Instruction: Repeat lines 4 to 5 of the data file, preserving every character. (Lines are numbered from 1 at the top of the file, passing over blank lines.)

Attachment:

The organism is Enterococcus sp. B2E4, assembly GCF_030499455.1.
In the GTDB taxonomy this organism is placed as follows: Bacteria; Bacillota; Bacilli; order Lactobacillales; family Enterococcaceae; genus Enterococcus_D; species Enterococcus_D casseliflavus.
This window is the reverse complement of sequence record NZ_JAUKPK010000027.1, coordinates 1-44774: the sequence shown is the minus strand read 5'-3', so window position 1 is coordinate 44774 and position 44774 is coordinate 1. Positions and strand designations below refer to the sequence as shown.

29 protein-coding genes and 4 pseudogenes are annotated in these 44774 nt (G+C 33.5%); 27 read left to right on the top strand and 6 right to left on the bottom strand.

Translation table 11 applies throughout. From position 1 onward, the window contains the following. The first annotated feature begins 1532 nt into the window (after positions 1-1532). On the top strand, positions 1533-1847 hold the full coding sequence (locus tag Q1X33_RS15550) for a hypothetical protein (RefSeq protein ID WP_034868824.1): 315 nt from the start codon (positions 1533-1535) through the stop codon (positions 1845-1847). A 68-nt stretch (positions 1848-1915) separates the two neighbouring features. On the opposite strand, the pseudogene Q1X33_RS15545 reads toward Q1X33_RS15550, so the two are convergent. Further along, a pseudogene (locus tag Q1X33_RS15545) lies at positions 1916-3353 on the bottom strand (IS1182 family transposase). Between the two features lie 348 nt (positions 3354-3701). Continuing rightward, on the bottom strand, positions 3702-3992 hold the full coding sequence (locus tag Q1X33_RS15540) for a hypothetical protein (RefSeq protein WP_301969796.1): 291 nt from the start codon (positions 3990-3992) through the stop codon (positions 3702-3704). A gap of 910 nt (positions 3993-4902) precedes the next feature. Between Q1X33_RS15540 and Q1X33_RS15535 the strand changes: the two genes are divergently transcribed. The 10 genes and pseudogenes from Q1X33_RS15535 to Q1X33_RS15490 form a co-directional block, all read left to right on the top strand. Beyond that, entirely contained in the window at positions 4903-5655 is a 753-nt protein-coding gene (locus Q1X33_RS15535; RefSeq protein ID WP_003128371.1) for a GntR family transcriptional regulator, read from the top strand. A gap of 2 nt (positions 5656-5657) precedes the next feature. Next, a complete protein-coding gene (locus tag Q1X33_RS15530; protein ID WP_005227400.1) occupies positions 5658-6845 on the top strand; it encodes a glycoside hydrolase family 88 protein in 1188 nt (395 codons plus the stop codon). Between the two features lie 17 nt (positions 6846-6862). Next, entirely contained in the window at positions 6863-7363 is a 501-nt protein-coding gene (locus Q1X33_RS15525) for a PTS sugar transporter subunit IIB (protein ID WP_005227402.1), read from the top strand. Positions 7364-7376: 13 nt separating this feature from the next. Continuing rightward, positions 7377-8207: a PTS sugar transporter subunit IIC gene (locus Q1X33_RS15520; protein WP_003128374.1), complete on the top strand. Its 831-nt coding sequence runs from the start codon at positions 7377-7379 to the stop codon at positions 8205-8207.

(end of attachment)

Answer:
29 protein-coding genes and 4 pseudogenes are annotated in these 44774 nt (G+C 33.5%); 27 read left to right on the top strand and 6 right to left on the bottom strand.

Translation table 11 applies throughout. From position 1 onward, the window contains the following. The first annotated feature begins 1532 nt into the window (after positions 1-1532). On the top strand, positions 1533-1847 hold the full coding sequence (locus tag Q1X33_RS15550) for a hypothetical protein (RefSeq protein ID WP_034868824.1): 315 nt from the start codon (positions 1533-1535) through the stop codon (positions 1845-1847). A 68-nt stretch (positions 1848-1915) separates the two neighbouring features. On the opposite strand, the pseudogene Q1X33_RS15545 reads toward Q1X33_RS15550, so the two are convergent. Further along, a pseudogene (locus tag Q1X33_RS15545) lies at positions 1916-3353 on the bottom strand (IS1182 family transposase). Between the two features lie 348 nt (positions 3354-3701). Continuing rightward, on the bottom strand, positions 3702-3992 hold the full coding sequence (locus tag Q1X33_RS15540) for a hypothetical protein (RefSeq protein WP_301969796.1): 291 nt from the start codon (positions 3990-3992) through the stop codon (positions 3702-3704). A gap of 910 nt (positions 3993-4902) precedes the next feature. Between Q1X33_RS15540 and Q1X33_RS15535 the strand changes: the two genes are divergently transcribed. The 10 genes and pseudogenes from Q1X33_RS15535 to Q1X33_RS15490 form a co-directional block, all read left to right on the top strand. Beyond that, entirely contained in the window at positions 4903-5655 is a 753-nt protein-coding gene (locus Q1X33_RS15535; RefSeq protein ID WP_003128371.1) for a GntR family transcriptional regulator, read from the top strand. A gap of 2 nt (positions 5656-5657) precedes the next feature. Next, a complete protein-coding gene (locus tag Q1X33_RS15530; protein ID WP_005227400.1) occupies positions 5658-6845 on the top strand; it encodes a glycoside hydrolase family 88 protein in 1188 nt (395 codons plus the stop codon). Between the two features lie 17 nt (positions 6846-6862). Next, entirely contained in the window at positions 6863-7363 is a 501-nt protein-coding gene (locus Q1X33_RS15525) for a PTS sugar transporter subunit IIB (protein ID WP_005227402.1), read from the top strand. Positions 7364-7376: 13 nt separating this feature from the next. Continuing rightward, positions 7377-8207: a PTS sugar transporter subunit IIC gene (locus Q1X33_RS15520; protein WP_003128374.1), complete on the top strand. Its 831-nt coding sequence runs from the start codon at positions 7377-7379 to the stop codon at positions 8205-8207.